In bacteria, K+ is used to maintain cell volume and osmotic potential. Homeostasis normally involves a network of constitutively expressed transport systems, but in K+ deficient environments, the KdpFABC complex uses ATP to pump K+ into the cell. This complex appears to be a hybrid of two types of transporters, with KdpA descending from the superfamily of K+ transporters and KdpB belonging to the superfamily of P-type ATPases. Studies of enzymatic activity documented a catalytic cycle with hallmarks of classical P-type ATPases and studies of ion transport indicated that K+ import into the cytosol occurred in the second half of this cycle in conjunction with hydrolysis of an aspartyl phosphate intermediate. Atomic structures of the KdpFABC complex from X-ray crystallography and cryo-EM have recently revealed conformations before and after formation of this aspartyl phosphate that appear to contradict the functional studies. Specifically, structural comparisons with the archetypal P-type ATPase, SERCA, suggest that K+ transport occurs in the first half of the cycle, accompanying formation of the aspartyl phosphate. Further controversy has arisen regarding the path by which K+ crosses the membrane. The X-ray structure supports the conventional view that KdpA provides the conduit, whereas cryo-EM structures suggest that K+ moves from KdpA through a long, intramembrane tunnel to reach canonical ion binding sites in KdpB from which they are released to the cytosol. This review discusses evidence supporting these contradictory models and identifies key experiments needed to resolve discrepancies and produce a unified model for this fascinating mechanistic hybrid.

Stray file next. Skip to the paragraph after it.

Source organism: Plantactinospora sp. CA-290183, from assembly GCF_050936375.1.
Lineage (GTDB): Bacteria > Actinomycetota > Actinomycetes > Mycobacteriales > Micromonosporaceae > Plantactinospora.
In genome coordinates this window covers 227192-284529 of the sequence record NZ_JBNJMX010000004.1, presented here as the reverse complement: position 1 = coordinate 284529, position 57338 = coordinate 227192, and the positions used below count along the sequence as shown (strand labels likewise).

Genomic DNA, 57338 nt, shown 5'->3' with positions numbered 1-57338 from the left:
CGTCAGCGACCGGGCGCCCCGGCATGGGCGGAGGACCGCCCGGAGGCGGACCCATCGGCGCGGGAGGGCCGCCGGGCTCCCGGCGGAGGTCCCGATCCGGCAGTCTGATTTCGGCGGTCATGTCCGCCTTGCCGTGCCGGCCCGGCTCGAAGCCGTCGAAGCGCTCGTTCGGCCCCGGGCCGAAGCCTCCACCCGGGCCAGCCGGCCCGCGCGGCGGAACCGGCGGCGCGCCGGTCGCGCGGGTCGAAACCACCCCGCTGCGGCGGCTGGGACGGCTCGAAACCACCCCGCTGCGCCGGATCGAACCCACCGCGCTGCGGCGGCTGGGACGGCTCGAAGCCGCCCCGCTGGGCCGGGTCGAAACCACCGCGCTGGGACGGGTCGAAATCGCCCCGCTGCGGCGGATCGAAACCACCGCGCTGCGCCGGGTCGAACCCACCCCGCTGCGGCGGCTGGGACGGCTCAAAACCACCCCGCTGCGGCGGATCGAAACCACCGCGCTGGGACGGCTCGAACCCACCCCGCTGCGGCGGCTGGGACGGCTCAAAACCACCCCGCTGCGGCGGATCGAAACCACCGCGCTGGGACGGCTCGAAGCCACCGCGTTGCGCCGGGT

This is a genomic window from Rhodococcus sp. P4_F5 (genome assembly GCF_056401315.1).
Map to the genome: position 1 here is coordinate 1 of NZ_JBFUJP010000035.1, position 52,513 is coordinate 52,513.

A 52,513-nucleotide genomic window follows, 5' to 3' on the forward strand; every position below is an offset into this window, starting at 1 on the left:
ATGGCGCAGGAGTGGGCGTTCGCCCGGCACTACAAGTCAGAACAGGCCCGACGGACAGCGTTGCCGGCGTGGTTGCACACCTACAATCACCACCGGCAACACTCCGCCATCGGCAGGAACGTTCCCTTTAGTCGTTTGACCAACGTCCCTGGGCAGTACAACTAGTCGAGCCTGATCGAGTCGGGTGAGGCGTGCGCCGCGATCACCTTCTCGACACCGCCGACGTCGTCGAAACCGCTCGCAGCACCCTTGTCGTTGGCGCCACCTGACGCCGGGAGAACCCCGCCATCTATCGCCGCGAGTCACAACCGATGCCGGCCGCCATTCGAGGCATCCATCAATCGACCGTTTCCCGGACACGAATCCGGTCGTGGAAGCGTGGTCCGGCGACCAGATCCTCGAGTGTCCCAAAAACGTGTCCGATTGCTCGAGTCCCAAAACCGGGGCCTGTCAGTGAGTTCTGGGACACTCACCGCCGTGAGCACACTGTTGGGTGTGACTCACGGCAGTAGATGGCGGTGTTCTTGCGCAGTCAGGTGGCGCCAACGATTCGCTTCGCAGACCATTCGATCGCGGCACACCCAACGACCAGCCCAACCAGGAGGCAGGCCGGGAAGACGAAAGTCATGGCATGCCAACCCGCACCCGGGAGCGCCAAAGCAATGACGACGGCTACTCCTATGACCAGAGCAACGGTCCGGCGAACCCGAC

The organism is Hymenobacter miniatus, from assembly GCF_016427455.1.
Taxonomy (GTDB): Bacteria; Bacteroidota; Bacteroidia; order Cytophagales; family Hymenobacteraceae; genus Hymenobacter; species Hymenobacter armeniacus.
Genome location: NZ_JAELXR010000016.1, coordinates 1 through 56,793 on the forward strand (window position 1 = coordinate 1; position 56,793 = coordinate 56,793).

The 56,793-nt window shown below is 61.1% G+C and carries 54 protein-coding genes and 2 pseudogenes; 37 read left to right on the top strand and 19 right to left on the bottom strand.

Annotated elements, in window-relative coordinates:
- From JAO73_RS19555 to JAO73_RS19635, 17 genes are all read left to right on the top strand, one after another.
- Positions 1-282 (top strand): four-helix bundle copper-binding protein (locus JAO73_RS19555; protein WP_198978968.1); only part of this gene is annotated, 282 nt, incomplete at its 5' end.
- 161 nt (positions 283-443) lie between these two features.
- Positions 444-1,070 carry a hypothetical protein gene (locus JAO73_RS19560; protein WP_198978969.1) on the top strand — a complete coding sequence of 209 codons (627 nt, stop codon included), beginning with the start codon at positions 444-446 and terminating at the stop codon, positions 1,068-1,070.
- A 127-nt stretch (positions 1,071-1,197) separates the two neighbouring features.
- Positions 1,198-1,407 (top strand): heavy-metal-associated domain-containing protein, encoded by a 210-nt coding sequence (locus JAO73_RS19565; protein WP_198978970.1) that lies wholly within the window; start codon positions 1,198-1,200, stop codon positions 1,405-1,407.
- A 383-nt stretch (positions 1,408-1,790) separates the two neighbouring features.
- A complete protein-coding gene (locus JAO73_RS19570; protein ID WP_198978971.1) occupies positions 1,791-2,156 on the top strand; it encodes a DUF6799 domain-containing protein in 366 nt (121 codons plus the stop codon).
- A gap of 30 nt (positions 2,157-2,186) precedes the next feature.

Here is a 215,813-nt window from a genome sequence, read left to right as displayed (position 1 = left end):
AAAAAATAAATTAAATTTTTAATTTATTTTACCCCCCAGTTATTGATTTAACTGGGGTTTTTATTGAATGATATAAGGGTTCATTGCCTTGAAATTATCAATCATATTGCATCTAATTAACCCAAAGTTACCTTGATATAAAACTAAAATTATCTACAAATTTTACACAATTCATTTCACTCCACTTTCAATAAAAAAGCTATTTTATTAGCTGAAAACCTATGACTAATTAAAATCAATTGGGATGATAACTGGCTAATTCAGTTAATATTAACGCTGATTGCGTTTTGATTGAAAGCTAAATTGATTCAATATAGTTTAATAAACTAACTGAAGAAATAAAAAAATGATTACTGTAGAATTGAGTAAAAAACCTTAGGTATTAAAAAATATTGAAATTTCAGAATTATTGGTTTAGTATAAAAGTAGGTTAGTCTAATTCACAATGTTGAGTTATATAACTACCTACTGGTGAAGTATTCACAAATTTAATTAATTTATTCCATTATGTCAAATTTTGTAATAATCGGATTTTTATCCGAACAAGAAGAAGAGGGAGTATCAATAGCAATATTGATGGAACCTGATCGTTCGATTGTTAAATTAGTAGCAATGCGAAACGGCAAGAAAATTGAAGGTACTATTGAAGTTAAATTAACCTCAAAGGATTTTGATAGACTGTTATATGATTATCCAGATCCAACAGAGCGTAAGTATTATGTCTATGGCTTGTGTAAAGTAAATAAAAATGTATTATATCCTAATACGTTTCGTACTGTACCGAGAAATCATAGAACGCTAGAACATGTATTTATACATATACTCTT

Keywords: Active transport; K homeostasis; P-type ATPase; Post-Albers cycle; protein structure; superfamily of K transporters; transport mechanism.